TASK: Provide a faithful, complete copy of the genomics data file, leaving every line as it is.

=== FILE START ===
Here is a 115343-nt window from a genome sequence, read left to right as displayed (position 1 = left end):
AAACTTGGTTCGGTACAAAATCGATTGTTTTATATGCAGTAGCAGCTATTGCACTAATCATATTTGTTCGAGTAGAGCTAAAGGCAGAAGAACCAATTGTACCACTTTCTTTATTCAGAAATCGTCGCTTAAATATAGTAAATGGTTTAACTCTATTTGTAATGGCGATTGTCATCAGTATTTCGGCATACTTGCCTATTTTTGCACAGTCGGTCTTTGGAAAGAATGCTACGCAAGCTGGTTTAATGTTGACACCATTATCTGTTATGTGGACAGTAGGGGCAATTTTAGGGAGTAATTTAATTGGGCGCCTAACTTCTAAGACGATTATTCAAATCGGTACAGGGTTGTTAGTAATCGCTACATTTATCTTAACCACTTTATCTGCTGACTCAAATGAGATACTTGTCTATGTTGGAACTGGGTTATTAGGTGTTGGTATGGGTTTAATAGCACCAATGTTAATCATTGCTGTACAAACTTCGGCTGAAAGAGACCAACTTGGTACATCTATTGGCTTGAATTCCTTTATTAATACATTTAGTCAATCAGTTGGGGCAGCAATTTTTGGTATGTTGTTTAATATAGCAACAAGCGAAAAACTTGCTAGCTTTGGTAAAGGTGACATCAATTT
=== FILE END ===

Here is a 115343-nt window from a genome sequence, read left to right as displayed (position 1 = left end):
AAACTTGGTTCGGTACAAAATCGATTGTTTTATATGCAGTAGCAGCTATTGCACTAATCATATTTGTTCGAGTAGAGCTAAAGGCAGAAGAACCAATTGTACCACTTTCTTTATTCAGAAATCGTCGCTTAAATATAGTAAATGGTTTAACTCTATTTGTAATGGCGATTGTCATCAGTATTTCGGCATACTTGCCTATTTTTGCACAGTCGGTCTTTGGAAAGAATGCTACGCAAGCTGGTTTAATGTTGACACCATTATCTGTTATGTGGACAGTAGGGGCAATTTTAGGGAGTAATTTAATTGGGCGCCTAACTTCTAAGACGATTATTCAAATCGGTACAGGGTTGTTAGTAATCGCTACATTTATCTTAACCACTTTATCTGCTGACTCAAATGAGATACTTGTCTATGTTGGAACTGGGTTATTAGGTGTTGGTATGGGTTTAATAGCACCAATGTTAATCATTGCTGTACAAACTTCGGCTGAAAGAGACCAACTTGGTACATCTATTGGCTTGAATTCCTTTATTAATACATTTAGTCAATCAGTTGGGGCAGCAATTTTTGGTATGTTGTTTAATATAGCAACAAGCGAAAAACTTGCTAGCTTTGGTAAAGGTGACATCAATTT